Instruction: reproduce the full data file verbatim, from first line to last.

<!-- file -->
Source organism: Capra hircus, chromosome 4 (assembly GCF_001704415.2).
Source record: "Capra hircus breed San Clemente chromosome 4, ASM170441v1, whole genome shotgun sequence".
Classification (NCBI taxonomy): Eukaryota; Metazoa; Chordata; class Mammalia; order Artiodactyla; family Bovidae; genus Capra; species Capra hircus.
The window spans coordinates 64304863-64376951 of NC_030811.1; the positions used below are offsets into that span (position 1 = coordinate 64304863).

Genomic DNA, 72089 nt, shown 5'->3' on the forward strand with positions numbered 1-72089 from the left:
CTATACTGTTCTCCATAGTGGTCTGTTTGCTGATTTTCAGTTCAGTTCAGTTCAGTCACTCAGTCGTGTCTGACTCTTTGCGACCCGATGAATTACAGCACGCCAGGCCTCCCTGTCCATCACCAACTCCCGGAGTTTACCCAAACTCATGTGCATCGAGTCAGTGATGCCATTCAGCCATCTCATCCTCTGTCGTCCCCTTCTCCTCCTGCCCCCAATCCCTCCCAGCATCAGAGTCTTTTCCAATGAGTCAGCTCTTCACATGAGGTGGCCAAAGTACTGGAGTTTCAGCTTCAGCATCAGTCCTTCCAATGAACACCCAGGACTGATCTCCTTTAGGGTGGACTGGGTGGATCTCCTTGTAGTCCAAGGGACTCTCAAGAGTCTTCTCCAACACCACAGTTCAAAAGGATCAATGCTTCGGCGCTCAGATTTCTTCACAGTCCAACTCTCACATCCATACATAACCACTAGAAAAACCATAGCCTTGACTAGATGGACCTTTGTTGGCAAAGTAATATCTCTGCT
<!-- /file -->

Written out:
Source organism: Capra hircus, chromosome 4 (assembly GCF_001704415.2).
Source record: "Capra hircus breed San Clemente chromosome 4, ASM170441v1, whole genome shotgun sequence".
Classification (NCBI taxonomy): Eukaryota; Metazoa; Chordata; class Mammalia; order Artiodactyla; family Bovidae; genus Capra; species Capra hircus.
The window spans coordinates 64304863-64376951 of NC_030811.1; the positions used below are offsets into that span (position 1 = coordinate 64304863).

Genomic DNA, 72089 nt, shown 5'->3' on the forward strand with positions numbered 1-72089 from the left:
CTATACTGTTCTCCATAGTGGTCTGTTTGCTGATTTTCAGTTCAGTTCAGTTCAGTCACTCAGTCGTGTCTGACTCTTTGCGACCCGATGAATTACAGCACGCCAGGCCTCCCTGTCCATCACCAACTCCCGGAGTTTACCCAAACTCATGTGCATCGAGTCAGTGATGCCATTCAGCCATCTCATCCTCTGTCGTCCCCTTCTCCTCCTGCCCCCAATCCCTCCCAGCATCAGAGTCTTTTCCAATGAGTCAGCTCTTCACATGAGGTGGCCAAAGTACTGGAGTTTCAGCTTCAGCATCAGTCCTTCCAATGAACACCCAGGACTGATCTCCTTTAGGGTGGACTGGGTGGATCTCCTTGTAGTCCAAGGGACTCTCAAGAGTCTTCTCCAACACCACAGTTCAAAAGGATCAATGCTTCGGCGCTCAGATTTCTTCACAGTCCAACTCTCACATCCATACATAACCACTAGAAAAACCATAGCCTTGACTAGATGGACCTTTGTTGGCAAAGTAATATCTCTGCT